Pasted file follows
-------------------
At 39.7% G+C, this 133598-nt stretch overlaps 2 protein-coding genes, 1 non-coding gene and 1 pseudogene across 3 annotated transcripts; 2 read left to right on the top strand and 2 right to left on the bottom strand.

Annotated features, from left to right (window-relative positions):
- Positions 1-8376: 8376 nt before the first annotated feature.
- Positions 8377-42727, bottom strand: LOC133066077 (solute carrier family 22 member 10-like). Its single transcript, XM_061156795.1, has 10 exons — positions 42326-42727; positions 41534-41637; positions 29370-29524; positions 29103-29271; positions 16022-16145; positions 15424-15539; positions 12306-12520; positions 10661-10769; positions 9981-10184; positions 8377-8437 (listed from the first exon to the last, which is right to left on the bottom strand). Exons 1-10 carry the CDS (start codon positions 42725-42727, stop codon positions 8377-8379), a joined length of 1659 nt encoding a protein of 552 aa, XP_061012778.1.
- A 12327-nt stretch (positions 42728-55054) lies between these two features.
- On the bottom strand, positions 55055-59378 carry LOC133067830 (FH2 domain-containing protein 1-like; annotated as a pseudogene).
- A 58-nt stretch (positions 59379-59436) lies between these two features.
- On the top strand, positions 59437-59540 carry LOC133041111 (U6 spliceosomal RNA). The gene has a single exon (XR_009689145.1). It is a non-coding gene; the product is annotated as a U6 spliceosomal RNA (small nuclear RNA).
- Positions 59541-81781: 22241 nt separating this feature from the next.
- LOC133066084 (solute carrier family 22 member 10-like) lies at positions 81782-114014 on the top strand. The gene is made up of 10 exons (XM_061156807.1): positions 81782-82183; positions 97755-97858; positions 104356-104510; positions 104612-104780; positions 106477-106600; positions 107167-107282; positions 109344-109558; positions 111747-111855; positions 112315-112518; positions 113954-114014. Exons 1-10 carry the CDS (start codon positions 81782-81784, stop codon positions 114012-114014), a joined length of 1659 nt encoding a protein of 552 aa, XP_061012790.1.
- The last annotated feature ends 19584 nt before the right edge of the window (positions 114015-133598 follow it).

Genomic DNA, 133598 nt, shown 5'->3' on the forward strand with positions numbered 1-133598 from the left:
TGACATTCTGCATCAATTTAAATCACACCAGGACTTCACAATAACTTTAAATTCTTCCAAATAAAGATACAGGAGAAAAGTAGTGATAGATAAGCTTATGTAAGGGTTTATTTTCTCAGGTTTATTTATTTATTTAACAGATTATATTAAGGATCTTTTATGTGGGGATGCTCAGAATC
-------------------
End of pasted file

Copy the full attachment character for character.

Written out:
At 39.7% G+C, this 133598-nt stretch overlaps 2 protein-coding genes, 1 non-coding gene and 1 pseudogene across 3 annotated transcripts; 2 read left to right on the top strand and 2 right to left on the bottom strand.

Annotated features, from left to right (window-relative positions):
- Positions 1-8376: 8376 nt before the first annotated feature.
- Positions 8377-42727, bottom strand: LOC133066077 (solute carrier family 22 member 10-like). Its single transcript, XM_061156795.1, has 10 exons — positions 42326-42727; positions 41534-41637; positions 29370-29524; positions 29103-29271; positions 16022-16145; positions 15424-15539; positions 12306-12520; positions 10661-10769; positions 9981-10184; positions 8377-8437 (listed from the first exon to the last, which is right to left on the bottom strand). Exons 1-10 carry the CDS (start codon positions 42725-42727, stop codon positions 8377-8379), a joined length of 1659 nt encoding a protein of 552 aa, XP_061012778.1.
- A 12327-nt stretch (positions 42728-55054) lies between these two features.
- On the bottom strand, positions 55055-59378 carry LOC133067830 (FH2 domain-containing protein 1-like; annotated as a pseudogene).
- A 58-nt stretch (positions 59379-59436) lies between these two features.
- On the top strand, positions 59437-59540 carry LOC133041111 (U6 spliceosomal RNA). The gene has a single exon (XR_009689145.1). It is a non-coding gene; the product is annotated as a U6 spliceosomal RNA (small nuclear RNA).
- Positions 59541-81781: 22241 nt separating this feature from the next.
- LOC133066084 (solute carrier family 22 member 10-like) lies at positions 81782-114014 on the top strand. The gene is made up of 10 exons (XM_061156807.1): positions 81782-82183; positions 97755-97858; positions 104356-104510; positions 104612-104780; positions 106477-106600; positions 107167-107282; positions 109344-109558; positions 111747-111855; positions 112315-112518; positions 113954-114014. Exons 1-10 carry the CDS (start codon positions 81782-81784, stop codon positions 114012-114014), a joined length of 1659 nt encoding a protein of 552 aa, XP_061012790.1.
- The last annotated feature ends 19584 nt before the right edge of the window (positions 114015-133598 follow it).

Genomic DNA, 133598 nt, shown 5'->3' on the forward strand with positions numbered 1-133598 from the left:
TGACATTCTGCATCAATTTAAATCACACCAGGACTTCACAATAACTTTAAATTCTTCCAAATAAAGATACAGGAGAAAAGTAGTGATAGATAAGCTTATGTAAGGGTTTATTTTCTCAGGTTTATTTATTTATTTAACAGATTATATTAAGGATCTTTTATGTGGGGATGCTCAGAATC